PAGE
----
The relative decline in fuel prices in 2009 has had the effect to raise the level of catches and partially restore the the profitability of the canning industry. Since 2009, the tropical tuna fleet fishing in the ocean Indian has been the victim of frequent attacks by pirates and have forced vessels, especially Community vessels, to restrict their trips to sea. At the global level, canned tuna markets are strongly driven by the demand, on the one hand, from developed countries to provide products at affordable prices for all their population including the most modest households, and, on the other hand, by growing demand from the countries emerging countries that achieve living standards that allow them to access to this type of high-quality protein (eg Mexico, Turkey, Brazil, China …). In parallel, the Japanese market undergoes changes, including a decrease in demand for sashimi of superior quality, resulting in lower prices.
The French tuna market
French production of tuna
The French tuna fishery is broken down into different segments:
> frozen tuna fishing brine for manufacturing canned fish (yellowfin tuna, bigeye tuna, skipjack tuna, and albacore tuna);
> Fresh frozen non-pickled tropical tuna fishing (yellowfin species, bigeye tuna, and skipjack);
> fresh albacore fishing;
> fishing for fresh bluefin tuna (not covered in this summary).
The tropical tuna fishery is carried out by 25 freezer tuna seiners under the French flag, grouped in the organization of Orthongel producers in the Atlantic and Indian Oceans. The vast majority of production is landed directly in the transforming countries, mainly on the African continent.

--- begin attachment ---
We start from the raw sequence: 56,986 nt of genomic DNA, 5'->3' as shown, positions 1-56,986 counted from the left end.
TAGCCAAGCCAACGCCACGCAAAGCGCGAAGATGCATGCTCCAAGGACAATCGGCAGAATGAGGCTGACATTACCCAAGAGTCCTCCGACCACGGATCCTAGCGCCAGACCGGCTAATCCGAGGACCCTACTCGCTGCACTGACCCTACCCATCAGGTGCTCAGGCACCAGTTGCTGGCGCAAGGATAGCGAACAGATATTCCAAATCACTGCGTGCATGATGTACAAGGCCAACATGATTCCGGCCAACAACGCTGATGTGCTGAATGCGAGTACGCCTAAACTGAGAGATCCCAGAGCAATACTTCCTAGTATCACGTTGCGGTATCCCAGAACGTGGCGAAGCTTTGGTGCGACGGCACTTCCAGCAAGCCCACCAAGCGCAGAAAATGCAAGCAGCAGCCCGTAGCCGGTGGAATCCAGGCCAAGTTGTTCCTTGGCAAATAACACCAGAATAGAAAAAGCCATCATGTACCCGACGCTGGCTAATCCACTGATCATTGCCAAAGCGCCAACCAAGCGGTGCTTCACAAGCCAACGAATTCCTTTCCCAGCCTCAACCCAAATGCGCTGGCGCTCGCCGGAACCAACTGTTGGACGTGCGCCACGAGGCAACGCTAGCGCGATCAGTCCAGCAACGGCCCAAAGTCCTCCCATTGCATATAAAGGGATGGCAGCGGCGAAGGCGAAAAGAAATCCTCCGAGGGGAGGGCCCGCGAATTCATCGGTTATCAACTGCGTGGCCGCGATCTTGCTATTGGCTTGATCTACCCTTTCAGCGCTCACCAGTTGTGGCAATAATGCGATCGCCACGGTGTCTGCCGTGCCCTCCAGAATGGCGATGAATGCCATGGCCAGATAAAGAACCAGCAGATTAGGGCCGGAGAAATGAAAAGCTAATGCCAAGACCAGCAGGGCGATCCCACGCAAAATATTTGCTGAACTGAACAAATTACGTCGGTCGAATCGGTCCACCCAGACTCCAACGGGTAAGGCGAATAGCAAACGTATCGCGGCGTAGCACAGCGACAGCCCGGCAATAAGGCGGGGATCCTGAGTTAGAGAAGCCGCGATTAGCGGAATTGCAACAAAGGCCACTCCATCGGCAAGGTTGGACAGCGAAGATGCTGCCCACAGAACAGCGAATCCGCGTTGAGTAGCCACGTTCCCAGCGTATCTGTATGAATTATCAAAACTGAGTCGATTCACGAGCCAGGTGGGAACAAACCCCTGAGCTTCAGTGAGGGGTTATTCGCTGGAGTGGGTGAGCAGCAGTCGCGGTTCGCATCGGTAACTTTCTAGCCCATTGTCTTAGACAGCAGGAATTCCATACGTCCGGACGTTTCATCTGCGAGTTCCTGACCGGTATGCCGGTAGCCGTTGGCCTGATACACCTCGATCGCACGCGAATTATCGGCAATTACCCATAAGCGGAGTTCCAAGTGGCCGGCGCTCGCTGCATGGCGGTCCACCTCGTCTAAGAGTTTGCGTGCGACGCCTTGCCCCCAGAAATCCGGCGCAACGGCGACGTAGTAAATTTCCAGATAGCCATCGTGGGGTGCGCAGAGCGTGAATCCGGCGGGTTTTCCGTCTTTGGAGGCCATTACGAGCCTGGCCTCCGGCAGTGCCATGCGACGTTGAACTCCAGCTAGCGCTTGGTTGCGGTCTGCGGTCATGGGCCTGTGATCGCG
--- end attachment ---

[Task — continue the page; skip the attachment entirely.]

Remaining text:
The French albacore fishery, mainly in the Bay of Biscay, has been marked in recent years by a wide variability of availability. The years 2005 and 2006 were particularly prolific, but since then, the contributions are decreasing keep on going.
Tuna trade and main markets in the French market
For regulatory reasons related to the EU hygiene package, frozen tropical tuna brine is exclusively intended for the manufacture of preserves. It is exported for this purpose to landing country near the production areas (Seychelles, Mauritius, Ivory Coast) or transshipped to countries of the European Union with canneries, such as Spain and Italy (respectively 13 000 tonnes and 4000 tonnes of frozen yellowfin tuna) or more rarely to other specialized countries in the cannery (Thailand). These flows represent approximately 98 000 tonnes of fish (live weight equivalent), for a value 90 million euros in 2010. France imports around 100,000 tons of canned goods a year of which 18 000 tonnes from Spain, 19 000 tonnes from Côte d’Ivoire, 13 000 tonnes from Seychelles and 12 000 tonnes from Ecuador. In addition, France imports around 7 000 tonnes of yellowfin tuna frozen. The majority of these volumes are destined for the cannery (90%), the remaining 10%, mostly from Spain, unbranched and at a significantly higher average price, are used for sushi. In addition to these volumes, approximately 8,000 tonnes of loins pre-cooked brine from Ghana, Thailand and from Ecuador, and to the cannery. There are also imports of chilled yellowfin tuna (between 2,000 and 2,500 tonnes), mainly from the Yemen until 2007 and then Sri Lanka and the Maldives from from 2008, for the consumption in expenses (radius fresh or sushi). These are mainly loins from 2 to 5 kg arriving under vacuum, by plane. The refrigerated presentation imposes very strict controls health-related requirements, in particular on the content of histamines1 products.